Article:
dnstwist: Domain Name Permutation for Detecting Phishing Attacks
See what sort of trouble users can get in trying to type your domain name. Find lookalike domains that adversaries can use to attack you. Can detect typosquatters, phishing attacks, fraud, and brand impersonation. Useful as an additional source of targeted threat intelligence.
DNS fuzzing is an automated workflow for discovering potentially malicious domains targeting your organisation. This tool works by generating a large list of permutations based on a domain name you provide and then checking if any of those permutations are in use. Additionally, it can generate fuzzy hashes of the web pages to see if they are part of an ongoing phishing attack or brand impersonation, and much more!
Alternatively, you can use Python PIP. This can be done within a virtual environment to avoid conflicts with other installations. However, you will still need essential build tools and a couple of libraries installed.
pip3 install -r requirements.txt
Quick start guide
The tool will run the provided domain name through its fuzzing algorithms and generate a list of potential phishing domains along with DNS records.
Usually thousands of domain permutations are generated – especially for longer input domains. In such cases, it may be practical to display only the ones that are registered:
dnstwist --registered domain.name
Ensure your DNS server can handle thousands of requests within a short period of time. Otherwise, you can specify an external DNS server with --nameservers argument.
Manually checking each domain name in terms of serving a phishing site might be time-consuming. To address this, dnstwist makes use of so-called fuzzy hashes (context triggered piecewise hashes). Fuzzy hashing is a concept that involves the ability to compare two inputs (in this case HTML code) and determine a fundamental level of similarity. This unique feature of dnstwist can be enabled with --ssdeep argument. For each generated domain, dnstwist will fetch content from responding HTTP server (following possible redirects) and compare its fuzzy hash with the one for the original (initial) domain. The level of similarity will be expressed as a percentage.
Note: Keep in mind it’s rather unlikely to get 100% match for a dynamically generated web page, and that a phishing site can have completely different HTML source code. However, each notification is a strong indicator and should be inspected carefully regardless of the score.
dnstwist --ssdeep domain.name
In some cases, phishing sites are served from a specific URL. If you provide a full or partial URL address as an argument, dnstwist will parse it and apply for each generated domain name variant. This is obviously useful only with the fuzzy hashing feature.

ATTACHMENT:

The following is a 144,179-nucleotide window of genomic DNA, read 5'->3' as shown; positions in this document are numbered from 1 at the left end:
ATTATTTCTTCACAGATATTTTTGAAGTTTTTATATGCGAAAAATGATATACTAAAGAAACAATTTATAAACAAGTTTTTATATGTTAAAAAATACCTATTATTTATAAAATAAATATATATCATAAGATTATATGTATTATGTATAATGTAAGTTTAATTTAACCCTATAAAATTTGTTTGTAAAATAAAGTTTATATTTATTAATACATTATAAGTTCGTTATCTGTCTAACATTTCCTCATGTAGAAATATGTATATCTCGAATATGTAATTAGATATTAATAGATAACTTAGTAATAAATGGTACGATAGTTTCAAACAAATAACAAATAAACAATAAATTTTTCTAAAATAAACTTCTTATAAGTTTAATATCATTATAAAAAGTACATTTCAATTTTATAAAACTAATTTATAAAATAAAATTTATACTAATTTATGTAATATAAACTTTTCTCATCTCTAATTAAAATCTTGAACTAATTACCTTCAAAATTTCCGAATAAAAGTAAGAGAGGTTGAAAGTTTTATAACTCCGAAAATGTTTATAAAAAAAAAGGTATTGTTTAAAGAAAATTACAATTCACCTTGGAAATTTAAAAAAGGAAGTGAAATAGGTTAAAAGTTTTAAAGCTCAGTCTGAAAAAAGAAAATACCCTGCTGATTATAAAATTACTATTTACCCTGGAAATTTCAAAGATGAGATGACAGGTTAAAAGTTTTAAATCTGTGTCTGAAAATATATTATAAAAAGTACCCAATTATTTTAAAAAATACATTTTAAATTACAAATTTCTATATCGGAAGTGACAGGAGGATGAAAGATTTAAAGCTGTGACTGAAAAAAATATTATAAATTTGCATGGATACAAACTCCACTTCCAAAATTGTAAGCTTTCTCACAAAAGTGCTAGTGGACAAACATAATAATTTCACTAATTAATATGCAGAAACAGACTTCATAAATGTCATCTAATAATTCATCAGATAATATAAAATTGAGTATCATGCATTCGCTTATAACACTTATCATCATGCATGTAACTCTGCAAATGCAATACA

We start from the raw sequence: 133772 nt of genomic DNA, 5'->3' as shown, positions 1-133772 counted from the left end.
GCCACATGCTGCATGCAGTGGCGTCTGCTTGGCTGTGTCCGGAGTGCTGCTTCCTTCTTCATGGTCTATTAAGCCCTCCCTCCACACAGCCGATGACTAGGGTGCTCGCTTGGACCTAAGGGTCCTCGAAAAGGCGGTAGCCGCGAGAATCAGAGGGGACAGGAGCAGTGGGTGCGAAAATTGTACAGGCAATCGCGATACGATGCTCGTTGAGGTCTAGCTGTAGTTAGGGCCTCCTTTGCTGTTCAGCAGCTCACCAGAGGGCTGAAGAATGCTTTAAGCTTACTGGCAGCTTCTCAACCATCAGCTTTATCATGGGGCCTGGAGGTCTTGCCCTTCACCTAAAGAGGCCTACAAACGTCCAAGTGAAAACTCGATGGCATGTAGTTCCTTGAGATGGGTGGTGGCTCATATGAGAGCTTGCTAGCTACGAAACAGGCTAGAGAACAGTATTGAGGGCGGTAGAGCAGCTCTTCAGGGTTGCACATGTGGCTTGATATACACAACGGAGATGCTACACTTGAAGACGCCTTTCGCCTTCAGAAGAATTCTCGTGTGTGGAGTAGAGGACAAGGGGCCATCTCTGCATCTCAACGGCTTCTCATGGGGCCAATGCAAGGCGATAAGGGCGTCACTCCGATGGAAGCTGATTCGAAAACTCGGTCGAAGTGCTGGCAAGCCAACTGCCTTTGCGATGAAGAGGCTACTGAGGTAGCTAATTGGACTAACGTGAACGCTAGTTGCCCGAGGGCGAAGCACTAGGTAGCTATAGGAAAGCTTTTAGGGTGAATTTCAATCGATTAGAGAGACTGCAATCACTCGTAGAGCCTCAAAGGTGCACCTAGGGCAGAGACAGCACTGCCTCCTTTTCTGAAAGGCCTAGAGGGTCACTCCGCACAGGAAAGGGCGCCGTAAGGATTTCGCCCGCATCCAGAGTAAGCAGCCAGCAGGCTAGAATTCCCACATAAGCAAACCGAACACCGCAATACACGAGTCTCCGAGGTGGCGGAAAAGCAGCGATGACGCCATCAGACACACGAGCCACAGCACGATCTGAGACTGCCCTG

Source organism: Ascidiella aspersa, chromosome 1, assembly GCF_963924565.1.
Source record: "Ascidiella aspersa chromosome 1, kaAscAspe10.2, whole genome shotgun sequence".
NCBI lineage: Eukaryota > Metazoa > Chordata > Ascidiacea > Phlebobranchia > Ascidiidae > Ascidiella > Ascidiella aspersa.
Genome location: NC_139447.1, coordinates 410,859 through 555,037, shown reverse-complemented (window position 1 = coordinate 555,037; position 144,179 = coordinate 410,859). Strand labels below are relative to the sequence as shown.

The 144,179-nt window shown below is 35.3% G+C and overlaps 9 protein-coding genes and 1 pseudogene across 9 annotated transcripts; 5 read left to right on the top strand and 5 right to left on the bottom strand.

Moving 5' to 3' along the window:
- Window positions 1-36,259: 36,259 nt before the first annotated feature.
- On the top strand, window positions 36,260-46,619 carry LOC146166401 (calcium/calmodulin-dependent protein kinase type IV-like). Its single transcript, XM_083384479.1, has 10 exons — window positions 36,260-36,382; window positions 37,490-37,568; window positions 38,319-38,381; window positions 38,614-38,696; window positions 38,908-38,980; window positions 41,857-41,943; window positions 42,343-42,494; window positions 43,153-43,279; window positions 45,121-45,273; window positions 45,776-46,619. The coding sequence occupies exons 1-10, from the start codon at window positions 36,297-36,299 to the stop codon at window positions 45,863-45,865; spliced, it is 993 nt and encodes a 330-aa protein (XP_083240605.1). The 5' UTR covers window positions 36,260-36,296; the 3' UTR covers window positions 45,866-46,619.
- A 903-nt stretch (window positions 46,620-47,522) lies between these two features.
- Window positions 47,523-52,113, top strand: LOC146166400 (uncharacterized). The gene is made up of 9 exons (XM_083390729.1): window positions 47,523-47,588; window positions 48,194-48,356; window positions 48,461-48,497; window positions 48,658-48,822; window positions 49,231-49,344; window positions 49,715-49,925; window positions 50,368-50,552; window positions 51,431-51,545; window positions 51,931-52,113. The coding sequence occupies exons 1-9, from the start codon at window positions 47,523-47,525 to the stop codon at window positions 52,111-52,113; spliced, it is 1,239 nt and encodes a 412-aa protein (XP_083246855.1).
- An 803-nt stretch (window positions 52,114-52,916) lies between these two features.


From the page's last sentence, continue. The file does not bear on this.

Sometimes attackers set up e-mail honey pots on phishing domains and wait for mistyped e-mails to arrive. In this scenario, attackers would configure their server to vacuum up all e-mail addressed to that domain, regardless of the user it was sent towards. Another dnstwist feature allows performing a simple test on each mail server (advertised through DNS MX record) to check which one can be used for such hostile intent. Suspicious servers will be flagged with SPYING-MX string.
Note: Be aware of possible false positives. Some mail servers only pretend to accept incorrectly addressed e-mails but then discard those messages. This technique is used to prevent “directory harvesting attack”.
dnstwist --mxcheck domain.name
If domain permutations generated by the fuzzing algorithms are insufficient, please supply dnstwist with a dictionary file. Some dictionary samples with a list of the most common words used in phishing campaigns are included.
Along with the length of the domain, the number of variants generated by the algorithms increases considerably, and therefore the time and resources needed to verify them. It’s mathematically impossible to check all domain permutations – especially for longer input domains which would require millions of DNS lookups. For this reason, this tool generates and checks domains very close to the original one. Theoretically, these are the most attractive domains from the attacker’s point of view. However, be aware that the imagination of the aggressors is unlimited.
Unicode tables consist of thousands of characters with many of them visually similar to each other. However, despite the fact certain characters are encodable using punycode, most TLD authorities will reject them during domain registration process. In general, TLD authorities disallow mixing of characters coming from different Unicode scripts or maintain their own sets of acceptable characters. With that being said, the homoglyph fuzzer was build on top of carefully researched range of Unicode characters (homoglyphs) to ensure that generated domains can be registered in practice.
It really works
The scanner is utilized by tens of SOC and incident response teams around the globe, as well as independent information security analysts and researchers. On top of this, it’s integrated into products and services of many security providers, in particular but not only:
To send questions, thoughts or a bar of chocolate, just drop an e-mail at firstname.lastname@example.org. You can follow the author on Twitter to stay in the loop on major improvements and related news. Any feedback is appreciated. If you have found some confirmed phishing domains or just like this tool, please don’t hesitate and send a message. Thank you.